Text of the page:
Monday, September 12, 2011

Tribes of creatives gather for WY Convergence conference

There are two terms that I’ve been hearing a lot lately: “creatives” and “tribe/tribal.” I guess that’s actually three words, although “tribe” and “tribal” are often intermingled when the subject is brought up.

“Creatives” are people in the creative industries of visual arts, writing, performing, humanities, historic preservation, filmmaking, culinary arts, etc. Only recently have they all been lumped under the heading of “creative industries.” The State of Colorado now has a Creative Industries Department. These entities are engaged in “creative placemaking” on a local level and statewide. Together they power the “creative economy” that includes “cultural heritage tourism.”

You may now curse me for writing (in parentheses) every single buzz phrase swirling around in the 2011 arts world. That’s a lot of creative juju.

Meanwhile, we’re all in these tribes grouped according to our passions. Wine-makers, computer gamers, poets, Americana musicians, progressive political bloggers, Tea Party activists, traditional knitters, cyclists, etc. There are innumerable subsets to these groups.

Tribes are nothing new. Most of our relatives lived in tribal cultures. We banded together for mutual interests, mainly food and shelter. That’s real basic tribal stuff. I heard "tribal" a lot over the weekend at the Scottish Irish Highland Festival. The leader of the Aussie Celtic band Brother announced several times that the band was about to go "tribal." That mainly consisted of beating on drums. Arbannach is a tribal Celtic band from Scotland that gets tribal on every one of its songs. Scottish clans are tribes. In olden times, they banded together for safety against other Scottish clans whose main purpose, it seems, was hacking each other with huge swords. You can still buy the swords and wear them proudly, although hacking of neighbors is usually frowned upon.

These days, clans have gear. My wife Chris's Cumming clan has a brand in its ancient crest, its own tartan and several varieties of scotch. It offered for sale a book about its 13th century clash with ancient enemies in the Bruce clan. You can get bumper stickers and other cool stuff at its web site. And you can join if you have roots as a Comins, Cumming, Cummings, or about 50 other versions of the name. This is important, I think, this sense of belonging to a group, a tradition, a family. That's what we seem to need.

There were many tribes at the Celtic fest. Pipe band tribes, herding dog handler tribes, music tribes, Guinness-drinking tribes (Slainte!), the U.S. Marine Corps, Society for Creative Anachronism, full-armor jousters, and many others.

Entrepreneur Michael Hyatt does a pretty good job of putting this all together on his web site. Here’s part of a post entitled “Marketing is Dead:”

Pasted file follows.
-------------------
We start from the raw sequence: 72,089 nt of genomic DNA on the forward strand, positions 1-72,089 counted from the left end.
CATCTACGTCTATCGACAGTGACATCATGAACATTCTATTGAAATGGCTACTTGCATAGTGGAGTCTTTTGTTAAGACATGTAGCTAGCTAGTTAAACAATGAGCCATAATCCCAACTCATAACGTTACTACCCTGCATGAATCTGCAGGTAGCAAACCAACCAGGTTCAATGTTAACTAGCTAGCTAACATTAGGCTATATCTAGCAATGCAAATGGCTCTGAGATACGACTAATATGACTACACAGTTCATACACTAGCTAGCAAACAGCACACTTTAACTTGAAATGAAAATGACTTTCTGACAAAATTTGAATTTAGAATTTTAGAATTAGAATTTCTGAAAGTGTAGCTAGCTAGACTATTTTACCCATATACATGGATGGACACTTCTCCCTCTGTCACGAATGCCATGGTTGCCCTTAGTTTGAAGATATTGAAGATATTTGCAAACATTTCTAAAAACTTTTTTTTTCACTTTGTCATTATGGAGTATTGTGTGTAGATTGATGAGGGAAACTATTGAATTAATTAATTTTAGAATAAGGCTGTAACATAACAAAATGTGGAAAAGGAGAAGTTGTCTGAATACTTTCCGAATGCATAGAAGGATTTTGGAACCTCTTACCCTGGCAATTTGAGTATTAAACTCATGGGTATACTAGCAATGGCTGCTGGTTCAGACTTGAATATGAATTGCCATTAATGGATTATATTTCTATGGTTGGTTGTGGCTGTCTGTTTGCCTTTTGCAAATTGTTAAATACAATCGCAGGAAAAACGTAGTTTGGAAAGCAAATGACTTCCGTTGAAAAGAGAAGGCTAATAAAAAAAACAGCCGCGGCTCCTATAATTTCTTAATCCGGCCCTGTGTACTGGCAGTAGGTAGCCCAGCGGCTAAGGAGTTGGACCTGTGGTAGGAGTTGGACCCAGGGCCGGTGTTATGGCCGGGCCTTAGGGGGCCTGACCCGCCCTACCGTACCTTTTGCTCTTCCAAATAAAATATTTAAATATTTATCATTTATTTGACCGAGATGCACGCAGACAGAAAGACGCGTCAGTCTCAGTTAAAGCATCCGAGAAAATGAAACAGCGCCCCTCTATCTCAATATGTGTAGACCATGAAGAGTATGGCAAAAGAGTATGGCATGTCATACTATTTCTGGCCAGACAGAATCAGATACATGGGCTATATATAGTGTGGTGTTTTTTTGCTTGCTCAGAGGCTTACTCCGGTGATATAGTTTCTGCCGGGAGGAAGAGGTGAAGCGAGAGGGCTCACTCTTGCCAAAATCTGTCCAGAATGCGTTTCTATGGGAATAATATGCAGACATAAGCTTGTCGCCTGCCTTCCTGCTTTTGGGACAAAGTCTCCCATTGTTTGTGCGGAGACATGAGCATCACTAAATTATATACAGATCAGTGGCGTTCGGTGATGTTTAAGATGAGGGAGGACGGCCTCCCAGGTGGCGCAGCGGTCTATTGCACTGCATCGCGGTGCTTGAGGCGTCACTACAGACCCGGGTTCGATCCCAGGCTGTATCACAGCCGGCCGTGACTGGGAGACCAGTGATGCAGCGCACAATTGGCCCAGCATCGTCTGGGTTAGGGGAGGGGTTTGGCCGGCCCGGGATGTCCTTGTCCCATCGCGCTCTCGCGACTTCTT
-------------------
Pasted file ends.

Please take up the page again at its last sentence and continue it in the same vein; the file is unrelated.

Most creatives I know hate marketing. They want to write, speak, or entertain. But they hate the thought of promoting themselves or selling their art. If this describes you, I have good news. Marketing is dead. Okay, maybe I am overstating my case.
Marketing may not be dead, but, in the world of social media, it has morphed. Dramatically.
Tribe-building is the new marketing.
Marketing is no longer about shouting in a crowded marketplace. It is about participating in a dialogue with fellow travelers.  
Marketing is no longer about generating transactions. It is about building relationships. 
Marketing is no longer about exploiting a market for your own benefit. It is about serving those who share your passion—for your mutual benefit.
In his groundbreaking book, Tribes: We Need You to Lead Us, Seth Godin defines a tribe as “a group of people connected to one another, connected to a leader, and connected to an idea.”  
I reviewed this book right after it came out in 2008. It is just as relevant today as it was then. It is the first book I give to new authors. It is must reading if you are serious about building an enduring career as a creative. 
Seth says that a tribe only has two requirements:
1. A shared interest
2. A way to communicate.
I bring this up because arts and humanities groups around Wyoming are addressing these issues Oct. 6-8 at its Convergence Conference in Cody. Keynoter is well-known "creative economy" guru Steven Tepper from the Curb Center for Art, Enterprise and public Policy at Vanderbilt University.

One of my tribes, the Wyoming Arts Council, is offering travel stipends for individual artists and staffers, board members of volunteers of arts organizations. To get a stipend form, call the WAC at 307-777-7742. Get the complete schedule at

I’ll see my fellow tribal creatives Oct. 6 in Cody.

Bring your drum.

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